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Austin rewrites deer overpopulation policy PDF Print E-mail
Written by Teresa Ferguson   

DeerAustin...YOU made this happen. Congratulations! Keep up the vigilance. Keep up the enthusiasm! You've helped to make our city a national role model.

Austin rewrites deer overpopulation policy

published Friday, June 28, 2013

BY JAMES BARRAGAN - AMERICAN-STATESMAN STAFF

The city of Austin will revamp the way it deals with overpopulation of deer after two formerly opposed neighborhood groups joined together to give recommendations on the issue.

The City Council on Thursday approved the recommended changes, which mostly center around launching educational programs to teach residents how to coexist with deer.

“Education is everything because the deer aren’t going to go away,” said Cecelia Burke, who serves on the wildlife commission of the Northwest Austin Civic Association.

The policy encourages residents to plant deer-resistant vegetation and use appropriate fencing to keep the animals out. It also calls for more street signs to warn drivers about deer, as well as speed monitoring. Also, city crews will now pick up dead deer on private property. A wildlife ecologist from the Humane Society helped craft the policy.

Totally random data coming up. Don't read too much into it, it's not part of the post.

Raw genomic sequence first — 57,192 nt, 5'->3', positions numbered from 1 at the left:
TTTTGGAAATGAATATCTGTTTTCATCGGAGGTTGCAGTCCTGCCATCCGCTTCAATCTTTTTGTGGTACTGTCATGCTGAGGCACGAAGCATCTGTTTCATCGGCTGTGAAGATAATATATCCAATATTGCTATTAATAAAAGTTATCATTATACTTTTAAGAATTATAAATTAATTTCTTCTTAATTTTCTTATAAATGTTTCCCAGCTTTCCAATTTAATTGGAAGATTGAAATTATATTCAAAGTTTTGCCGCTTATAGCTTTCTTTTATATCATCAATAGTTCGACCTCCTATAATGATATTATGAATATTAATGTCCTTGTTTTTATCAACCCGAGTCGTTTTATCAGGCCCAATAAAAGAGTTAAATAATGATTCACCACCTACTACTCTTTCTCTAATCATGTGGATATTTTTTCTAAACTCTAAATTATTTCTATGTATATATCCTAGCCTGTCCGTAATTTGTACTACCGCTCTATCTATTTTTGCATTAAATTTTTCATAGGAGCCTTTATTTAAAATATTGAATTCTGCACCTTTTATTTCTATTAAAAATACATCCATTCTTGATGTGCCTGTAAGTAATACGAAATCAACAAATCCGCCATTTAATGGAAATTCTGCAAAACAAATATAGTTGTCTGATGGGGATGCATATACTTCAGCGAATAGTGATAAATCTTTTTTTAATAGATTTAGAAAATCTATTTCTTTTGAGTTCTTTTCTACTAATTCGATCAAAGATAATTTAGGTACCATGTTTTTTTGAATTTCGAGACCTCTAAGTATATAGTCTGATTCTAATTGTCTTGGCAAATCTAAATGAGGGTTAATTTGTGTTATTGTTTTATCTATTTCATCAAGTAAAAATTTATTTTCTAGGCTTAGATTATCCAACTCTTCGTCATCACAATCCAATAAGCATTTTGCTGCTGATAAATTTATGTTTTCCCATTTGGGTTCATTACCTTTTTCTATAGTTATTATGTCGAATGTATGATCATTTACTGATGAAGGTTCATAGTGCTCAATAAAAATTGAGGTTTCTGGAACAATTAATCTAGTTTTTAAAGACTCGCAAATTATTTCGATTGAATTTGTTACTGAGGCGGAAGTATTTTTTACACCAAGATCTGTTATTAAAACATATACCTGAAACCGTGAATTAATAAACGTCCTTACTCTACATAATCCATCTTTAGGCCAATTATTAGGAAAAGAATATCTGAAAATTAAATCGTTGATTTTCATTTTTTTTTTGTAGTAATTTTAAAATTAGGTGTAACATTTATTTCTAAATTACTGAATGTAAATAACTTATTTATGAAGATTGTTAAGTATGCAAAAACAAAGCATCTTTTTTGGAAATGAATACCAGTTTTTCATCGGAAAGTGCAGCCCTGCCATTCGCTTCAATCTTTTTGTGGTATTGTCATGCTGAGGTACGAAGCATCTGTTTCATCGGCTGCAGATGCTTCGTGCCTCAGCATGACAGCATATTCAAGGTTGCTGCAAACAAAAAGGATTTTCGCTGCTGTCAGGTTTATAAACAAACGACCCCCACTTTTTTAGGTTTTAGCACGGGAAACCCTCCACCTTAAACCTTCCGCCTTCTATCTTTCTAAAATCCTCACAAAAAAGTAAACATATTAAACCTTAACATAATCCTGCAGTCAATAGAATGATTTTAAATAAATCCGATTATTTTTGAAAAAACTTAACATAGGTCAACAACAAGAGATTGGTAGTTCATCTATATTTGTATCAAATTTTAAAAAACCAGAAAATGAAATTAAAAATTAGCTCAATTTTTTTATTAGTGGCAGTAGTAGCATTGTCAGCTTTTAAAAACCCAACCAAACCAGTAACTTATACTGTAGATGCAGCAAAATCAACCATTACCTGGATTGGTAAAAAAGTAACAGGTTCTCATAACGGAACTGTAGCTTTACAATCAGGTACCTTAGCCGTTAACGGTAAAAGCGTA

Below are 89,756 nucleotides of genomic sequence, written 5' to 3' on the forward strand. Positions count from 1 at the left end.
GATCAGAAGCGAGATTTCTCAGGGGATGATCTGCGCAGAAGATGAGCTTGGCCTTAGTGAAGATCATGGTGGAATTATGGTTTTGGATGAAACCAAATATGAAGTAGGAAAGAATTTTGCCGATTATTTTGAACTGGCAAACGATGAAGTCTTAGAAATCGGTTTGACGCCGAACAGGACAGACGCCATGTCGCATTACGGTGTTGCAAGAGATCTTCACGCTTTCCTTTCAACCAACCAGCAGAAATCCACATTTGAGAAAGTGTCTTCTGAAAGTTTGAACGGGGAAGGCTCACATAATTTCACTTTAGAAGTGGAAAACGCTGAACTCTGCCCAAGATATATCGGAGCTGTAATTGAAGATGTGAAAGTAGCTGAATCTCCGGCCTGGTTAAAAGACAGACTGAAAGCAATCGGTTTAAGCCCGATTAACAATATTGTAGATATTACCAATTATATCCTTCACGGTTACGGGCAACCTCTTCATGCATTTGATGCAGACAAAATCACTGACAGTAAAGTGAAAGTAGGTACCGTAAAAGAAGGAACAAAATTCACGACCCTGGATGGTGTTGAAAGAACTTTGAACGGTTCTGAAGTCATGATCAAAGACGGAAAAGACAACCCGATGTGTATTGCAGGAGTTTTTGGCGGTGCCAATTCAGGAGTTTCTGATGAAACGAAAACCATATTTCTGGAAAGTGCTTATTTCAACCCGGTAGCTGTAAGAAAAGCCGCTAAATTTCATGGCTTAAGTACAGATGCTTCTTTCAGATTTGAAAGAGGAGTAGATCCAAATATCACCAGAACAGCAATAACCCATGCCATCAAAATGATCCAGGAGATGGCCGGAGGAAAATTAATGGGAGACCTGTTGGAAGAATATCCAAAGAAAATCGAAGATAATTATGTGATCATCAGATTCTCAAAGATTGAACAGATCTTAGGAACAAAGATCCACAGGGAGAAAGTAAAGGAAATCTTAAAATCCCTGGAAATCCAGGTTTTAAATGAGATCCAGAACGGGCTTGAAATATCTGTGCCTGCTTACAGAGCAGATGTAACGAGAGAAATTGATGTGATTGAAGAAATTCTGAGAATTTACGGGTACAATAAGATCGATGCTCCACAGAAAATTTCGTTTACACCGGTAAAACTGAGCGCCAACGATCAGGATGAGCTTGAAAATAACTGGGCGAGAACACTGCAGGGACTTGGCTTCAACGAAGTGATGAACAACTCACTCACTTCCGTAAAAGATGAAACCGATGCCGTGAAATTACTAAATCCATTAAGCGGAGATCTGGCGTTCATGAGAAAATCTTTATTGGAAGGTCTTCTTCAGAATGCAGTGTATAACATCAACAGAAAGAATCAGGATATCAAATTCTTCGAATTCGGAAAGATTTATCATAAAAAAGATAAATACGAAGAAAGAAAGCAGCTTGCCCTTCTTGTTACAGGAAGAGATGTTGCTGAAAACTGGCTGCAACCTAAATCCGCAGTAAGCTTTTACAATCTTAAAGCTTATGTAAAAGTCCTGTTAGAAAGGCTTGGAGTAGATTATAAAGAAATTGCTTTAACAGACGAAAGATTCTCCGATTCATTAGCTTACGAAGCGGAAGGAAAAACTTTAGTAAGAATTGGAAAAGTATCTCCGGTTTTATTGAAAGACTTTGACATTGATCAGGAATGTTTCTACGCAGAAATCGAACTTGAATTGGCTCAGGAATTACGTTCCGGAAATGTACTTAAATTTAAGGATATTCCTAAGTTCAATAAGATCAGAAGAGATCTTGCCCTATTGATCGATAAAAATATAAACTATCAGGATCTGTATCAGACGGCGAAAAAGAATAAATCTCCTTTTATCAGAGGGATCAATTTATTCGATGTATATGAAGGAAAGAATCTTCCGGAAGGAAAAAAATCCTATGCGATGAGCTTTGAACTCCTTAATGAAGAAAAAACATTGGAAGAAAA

In 2009, the City Council approved a “no-feed” ordinance for the deer. Feeding deer near homes makes them accustomed to being around humans. The ordinance carries a $75 to $125 fee for violations.

A 2010 report by a consultant firm found that there were about 400 deer in an area of Northwest Hills that was only suitable for 100.

Since then, city officials and residents have searched for ways to improve what they call a human-deer cohabitation issue.

The city’s Animal Advisory Commission brought together two groups, the Northwest Austin Civic Association and Deer Austin, which had been at odds about how to manage the deer population, particularly over the use of lethal action. Some members of the civic association favored lethal action and Deer Austin opposed it.

They agreed on non-lethal techniques for managing the deer population.

 
 
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